Thats not to say signal to noise isn’t important, I do think that signal to noise ratios of about 110db or better tend to sound better than lower S/N ratios but sometimes a bit of the baby can get thrown out with the bathwater chasing vanishingly low distortion with negative feedback etc.

Everything impart its own filter sound.
DAC’s , the vast majority of them, personally I have heard less than 5 DACs (made from 1990’s tp present ) that sound relatively natural without errors of commission that are gritty and spotty in high frequencies and make instruments sound vaguely out of tune or out of step. I don’t care f you call it jitter, or a steep brick wall filter, or low sampling rates, or the fact that there is thermal noise in the chip limiting us to 21 bits of resolution..whatever you want to call it, I hear something grossly unnatural and unpleasant so the only time I can enjoy digital from a DAC not from that list of those 5 pleasant DACs is when I am being distracted doing a physical activity typically where I’m moving faster than 50mph like driving or snowboarding 30-70mph or skateboarding 25-50mph. I need the mental distraction of a quasi dangerous experience to not have the Digital grunge and lack of emotional connection so apparent .

Some filters tend to add a rich presence to the sound… like tubes, tape, vinyl. And even though the lowly Cassette tape has hiss, and often was played back with dolby phase shift, noticeable wow and flutter (speed variances much larger than digital) the pleasurable filter added by the tape and what it may have left out made tithe most successful selling recorded medium despite Vinyl and Reel to Reel being around. Here was a medium you could listen to while distracted driving, or doing sports, and it had no surface noise save a bit of hiss, plus it was immune to skipping. This was the heyday of enjoying recorded music. And it was the most pathetic recorded analog medium (next to MP3 and mini Disc and frankly if you heard even a prerecorded ferric cassette through a Tandberg 3014a deck you would likely prefer it to most of what is considered the best digital, because most of the emotional content is not nearly as damaged as it is with digital.

Now I also feel that the average playback system acts as a filter which can determine what music becomes popular. The music whose emotional content is LEAST damaged by the jumble of filters in the playback system tends to become popular. So when we had mono tube radios Vocal harmony of mostly midrange was the least damaged. In the 1960s even Keith Richards realized that he had to make his music sound good though a diction type mono tape recorder (he used one to record street fighting man)In the 1970’s rock music that used distortion musically was least damaged by cheap solid state (Hendrix and Led Zeppelin ). Discotheques made disco and 1980s music sound less damaged at high volumes , Radio was popular because The Bozak Broadcast Mixer sounded so good.1990s had digital replacing vinyl and industrial bands like Nine Inch Nails embraced the harsh digital sounds and made it part of the music. In the 2000s iPods with low bit rates and crappy ear buds had groups like Edie Brickell and folk sounding groups emotional content least damaged. The subwoofers tossed into cheap cars without upgrading the front speakers had Rap and hip hop become the least damaged music emotionally. Computer speakers have rouble producing anything other then EDM. And well protools is a filter all to itself.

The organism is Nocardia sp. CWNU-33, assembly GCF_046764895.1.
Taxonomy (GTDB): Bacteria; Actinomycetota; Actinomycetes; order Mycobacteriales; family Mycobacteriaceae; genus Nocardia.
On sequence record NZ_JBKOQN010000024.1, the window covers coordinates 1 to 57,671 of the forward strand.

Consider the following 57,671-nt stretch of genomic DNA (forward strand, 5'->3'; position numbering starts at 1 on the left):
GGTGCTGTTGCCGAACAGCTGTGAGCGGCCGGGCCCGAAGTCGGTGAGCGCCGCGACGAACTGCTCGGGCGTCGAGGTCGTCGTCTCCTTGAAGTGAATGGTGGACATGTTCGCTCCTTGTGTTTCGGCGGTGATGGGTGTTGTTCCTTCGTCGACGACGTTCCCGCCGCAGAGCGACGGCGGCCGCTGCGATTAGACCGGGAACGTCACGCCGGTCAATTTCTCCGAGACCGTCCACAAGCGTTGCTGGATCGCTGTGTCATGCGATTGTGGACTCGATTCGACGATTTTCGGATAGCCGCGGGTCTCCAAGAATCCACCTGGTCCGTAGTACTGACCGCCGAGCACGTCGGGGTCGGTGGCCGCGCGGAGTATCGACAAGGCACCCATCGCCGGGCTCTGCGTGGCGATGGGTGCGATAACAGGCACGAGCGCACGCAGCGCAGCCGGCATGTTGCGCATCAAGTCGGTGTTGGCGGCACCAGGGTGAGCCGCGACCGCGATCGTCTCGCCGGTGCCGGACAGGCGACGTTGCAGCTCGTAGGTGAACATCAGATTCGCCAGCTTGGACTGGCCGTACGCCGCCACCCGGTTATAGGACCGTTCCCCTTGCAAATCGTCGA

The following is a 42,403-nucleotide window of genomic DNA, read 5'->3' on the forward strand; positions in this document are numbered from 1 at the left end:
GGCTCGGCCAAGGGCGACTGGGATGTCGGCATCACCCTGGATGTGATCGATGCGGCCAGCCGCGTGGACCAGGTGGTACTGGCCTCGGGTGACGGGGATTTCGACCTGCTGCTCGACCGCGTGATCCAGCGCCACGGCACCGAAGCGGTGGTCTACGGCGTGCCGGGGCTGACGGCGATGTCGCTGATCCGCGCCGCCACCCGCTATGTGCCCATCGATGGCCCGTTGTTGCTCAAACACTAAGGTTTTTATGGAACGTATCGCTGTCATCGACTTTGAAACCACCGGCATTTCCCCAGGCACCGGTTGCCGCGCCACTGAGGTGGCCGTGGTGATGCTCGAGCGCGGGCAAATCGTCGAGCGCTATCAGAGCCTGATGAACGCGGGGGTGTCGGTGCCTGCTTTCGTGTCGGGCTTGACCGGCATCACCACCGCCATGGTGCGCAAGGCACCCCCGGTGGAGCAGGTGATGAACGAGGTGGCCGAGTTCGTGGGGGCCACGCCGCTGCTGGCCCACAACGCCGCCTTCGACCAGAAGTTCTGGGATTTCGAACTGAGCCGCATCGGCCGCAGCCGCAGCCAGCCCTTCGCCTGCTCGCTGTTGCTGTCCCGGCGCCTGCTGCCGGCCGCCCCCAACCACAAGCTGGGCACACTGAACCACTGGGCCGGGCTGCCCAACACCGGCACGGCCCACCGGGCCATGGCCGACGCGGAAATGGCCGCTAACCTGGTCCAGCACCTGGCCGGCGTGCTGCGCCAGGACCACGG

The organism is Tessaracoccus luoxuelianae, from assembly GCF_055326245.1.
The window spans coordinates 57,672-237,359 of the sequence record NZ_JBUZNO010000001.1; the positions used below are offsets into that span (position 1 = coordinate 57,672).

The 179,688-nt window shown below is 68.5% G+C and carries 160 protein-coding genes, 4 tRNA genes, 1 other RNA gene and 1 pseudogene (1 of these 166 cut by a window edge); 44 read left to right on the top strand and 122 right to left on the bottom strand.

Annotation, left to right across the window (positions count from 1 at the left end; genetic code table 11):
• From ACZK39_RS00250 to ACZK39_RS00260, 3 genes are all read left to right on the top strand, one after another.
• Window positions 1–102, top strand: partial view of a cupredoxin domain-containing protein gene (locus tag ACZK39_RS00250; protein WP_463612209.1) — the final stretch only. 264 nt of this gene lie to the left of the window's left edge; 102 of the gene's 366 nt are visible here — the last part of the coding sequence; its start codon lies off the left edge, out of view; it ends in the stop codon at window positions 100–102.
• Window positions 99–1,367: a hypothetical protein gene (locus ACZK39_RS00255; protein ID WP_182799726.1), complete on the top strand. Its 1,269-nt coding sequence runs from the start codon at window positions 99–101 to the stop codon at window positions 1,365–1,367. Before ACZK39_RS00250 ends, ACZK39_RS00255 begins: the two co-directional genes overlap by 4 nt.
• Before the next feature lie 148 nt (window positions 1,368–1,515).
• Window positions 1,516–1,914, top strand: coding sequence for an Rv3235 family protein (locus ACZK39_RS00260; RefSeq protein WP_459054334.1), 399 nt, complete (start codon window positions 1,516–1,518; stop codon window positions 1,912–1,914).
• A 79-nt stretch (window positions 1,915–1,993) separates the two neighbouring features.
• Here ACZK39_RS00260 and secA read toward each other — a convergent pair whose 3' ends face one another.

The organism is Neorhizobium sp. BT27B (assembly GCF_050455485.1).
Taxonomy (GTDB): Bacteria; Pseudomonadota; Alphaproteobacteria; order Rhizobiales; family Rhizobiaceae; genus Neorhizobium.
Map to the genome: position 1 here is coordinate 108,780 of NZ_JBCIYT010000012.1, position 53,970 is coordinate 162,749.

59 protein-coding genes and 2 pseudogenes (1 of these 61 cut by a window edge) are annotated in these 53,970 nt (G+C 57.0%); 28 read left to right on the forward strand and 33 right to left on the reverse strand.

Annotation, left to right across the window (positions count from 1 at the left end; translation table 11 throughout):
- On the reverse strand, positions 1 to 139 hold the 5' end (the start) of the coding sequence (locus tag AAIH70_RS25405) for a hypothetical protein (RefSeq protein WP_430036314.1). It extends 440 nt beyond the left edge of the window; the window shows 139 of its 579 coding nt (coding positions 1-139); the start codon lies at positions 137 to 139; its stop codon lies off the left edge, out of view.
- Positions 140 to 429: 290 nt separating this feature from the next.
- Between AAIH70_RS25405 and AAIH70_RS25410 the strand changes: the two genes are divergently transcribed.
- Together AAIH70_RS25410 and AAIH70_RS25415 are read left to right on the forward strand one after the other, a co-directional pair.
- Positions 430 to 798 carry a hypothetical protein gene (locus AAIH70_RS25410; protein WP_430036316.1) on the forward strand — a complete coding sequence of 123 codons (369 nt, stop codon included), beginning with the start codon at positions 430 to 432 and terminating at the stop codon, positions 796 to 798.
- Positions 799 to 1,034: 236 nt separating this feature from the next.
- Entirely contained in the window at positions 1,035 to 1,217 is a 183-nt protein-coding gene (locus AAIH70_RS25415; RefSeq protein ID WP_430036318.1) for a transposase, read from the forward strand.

People vote emotionally for their music. And if their music doesn’t sound good- they will listen to talk radio. Club DJs noticed it early on in the digital era that people didn’t like to dance to Digital as much as with the exact same song on vinyl despite wow and flutter, feedback, and surface noise. And attendance started going down, and as vinyl became replaced by digital most of the nightclubs closed because digital through already glaring distorted PA systems was just too detracting from emotional enjoyment to make it worth going out anymore. Hardly perfect sound forever, more like I don’t like going out and listening to recorded music. EDM helped revive this, but IMHO we will never have the nightclub base playing analog music and rock we once had without analog music without digitization. So many clubs use digital compression and digital EQ, that there is no way to make analog pass through the system without being stripped of a great deal of its emotional impact. Again EDM, Industrial , and Rap Hip Hop and grudge seem to be the only genres that are least affected by digitization. Promoters try to emotionally involve the crowds with more lights and pyrotechnics when they really should be looking at the full audio chain.

So which amplifier is right? The one that gives the listener the greatest emotional connection. Having heard the Krell KSA series (great bass PA amps BTW and fantastic for difficult loads) and the founders edition of the Cary 805 founders edition mono blocks with a few mods and top tier tubes (I have demonstrated with those amps at RMAF and T.H.E. Show Newport Beach I’d have to say the Carys are the more “right” amp as the musical EMOTIONAL connection is stronger. I have done demos with Solid State amps like the Odyssey Stratos and also can get good results but the tubes dollar for dollar tend to be more right in each price class over $2500. Now if I were just listening to EDM, Pearl Jam , NIN through Magnepans Id go with the KSA in a heartbeat, but for the vast majority of wide genres of recorded music (both analog and digital ) the Cary will be the better fit.